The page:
Generally numbered among the greater presidents, Woodrow Wilson had the advantage of starting off with a solid Democratic majority in Congress. This allowed him to develop a programme of progressive reform that would command respect even without his better-known activities as a champion of world peace.
The son of a Presbyterian minister, he brought to the presidency an unusual sense of destiny and idealism. He was educated at Princeton and the University of Virginia Law School, earned a doctorate at Johns Hopkins University, then advanced rapidly to become professor of political science and (in 1902) president of Princeton. His reputation as a political thinker caught the attention of conservatives in the Democratic Party, who persuaded him to run for governor of New Jersey in 1910. He surprised them by endorsing a progressive platform, which he pursued with enough success to secure him a presidential nomination in 1912. He received only 42 per cent of the popular vote but, in a three-way election, won an overwhelming electoral majority. He moved quickly to implement his progressive programme. Initial legislative triumphs included the Underwood Act, which reduced a tariff and provided for a graduated Federal income tax; the Federal Reserve Act, which gave much needed flexibility to the money supply; the Clayton Anti-trust Act, which outlawed various unfair business practices and limited the use of injunctions against trades unions; and the establishment of a Federal Trade Commission. His touch was less sure with foreign policy, with well-intentioned but ill-advised interventions in Mexico, the Dominican Republic and Haiti, but he did avoid getting dragged into the First World War – despite damage to US interests by both sides – and campaigned successfully for re-election in 1916 on the slogan: "He kept us out of the war."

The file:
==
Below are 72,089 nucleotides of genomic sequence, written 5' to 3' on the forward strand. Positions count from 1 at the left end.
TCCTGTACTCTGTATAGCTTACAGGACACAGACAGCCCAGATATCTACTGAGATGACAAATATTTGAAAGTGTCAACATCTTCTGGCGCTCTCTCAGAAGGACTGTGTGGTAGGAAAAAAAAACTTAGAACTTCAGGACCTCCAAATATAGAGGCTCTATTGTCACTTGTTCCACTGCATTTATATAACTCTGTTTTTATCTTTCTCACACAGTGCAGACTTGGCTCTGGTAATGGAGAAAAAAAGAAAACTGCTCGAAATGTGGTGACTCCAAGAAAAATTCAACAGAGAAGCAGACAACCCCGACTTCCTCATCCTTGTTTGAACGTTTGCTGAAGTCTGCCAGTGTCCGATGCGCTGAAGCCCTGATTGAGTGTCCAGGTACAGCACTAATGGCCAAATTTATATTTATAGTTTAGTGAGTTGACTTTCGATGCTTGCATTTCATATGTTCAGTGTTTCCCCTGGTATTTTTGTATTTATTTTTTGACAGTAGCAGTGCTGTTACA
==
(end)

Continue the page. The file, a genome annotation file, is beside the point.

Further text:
By 1917, US neutrality was no longer tenable, and Wilson asked Congress for a declaration of war on Germany that would "make the world safe for democracy". Thereafter, he pursued the cause of Allied victory with ruthless energy. He also defined US war aims with his famous "14 points" – the last of which called for the establishment of "a general association of nations... affording mutual guarantees of political independence and territorial integrity to great and small states alike".
In fact, Wilson never succeeded in creating the enduring peace he envisaged. The Senate refused to ratify the Treaty of Versailles, while his successor, Warren G Harding, decided that the US should not join the League of Nations. None the less, he won the Nobel Peace Prize for his efforts.
An austere, reserved man (whose handshake was once compared to "a 10-cent pickled mackerel in brown paper"), Wilson was as likely to alienate people with his idealism as to inspire them. But he was not responsible for Prohibition, which was passed by Congress over his veto in 1919. Nor did his idealism extend to such subjects as racial or sexual equality. He considered suffragettes "disgusting creatures" and wrote with seeming admiration for the Ku Klux Klan. During his presidency, racial segregation appeared in the Department of the Treasury and the post office.
In September 1919, he suffered a stroke from which he never entirely recovered, but he refused to even temporarily relinquish his duties. He relied on his wife to decide which matters were important enough to bring to his attention. He did not stand for re-election in 1920, but lived in retirement in Washington until his death in 1924. Virtually blind, he described himself shortly before his death as "a broken piece of machinery".
In his own words
"If you think too much about being re-elected, it is very difficult to be worth re-electing."
"It is not men that interest or disturb me primarily; it is ideas. Ideas live; men die."
In others' words
"A clean, learned, honourable and patriotic man." Warren G Harding
"He thinks he is another Jesus Christ come upon the earth to reform men." Georges Clemenceau, president of France.
He was unable to read until he was nine.
His courtship of his second wife, Edith Galt (a widow), provoked much gossip in the media – and an unfortunate misprint in the Washington Post. The item was supposed to say: "The president spent much of the evening entertaining Mrs Galt." But the letters "tain" were accidentally omitted. Most copies of the offending issue were recalled and pulped.
He was the only president to earn a doctorate, gaining a PhD in political science from Johns Hopkins University in 1886.
In 1914, he officially declared the first Mother's Day – as "a public expression of our love and reverence for the mothers of our country".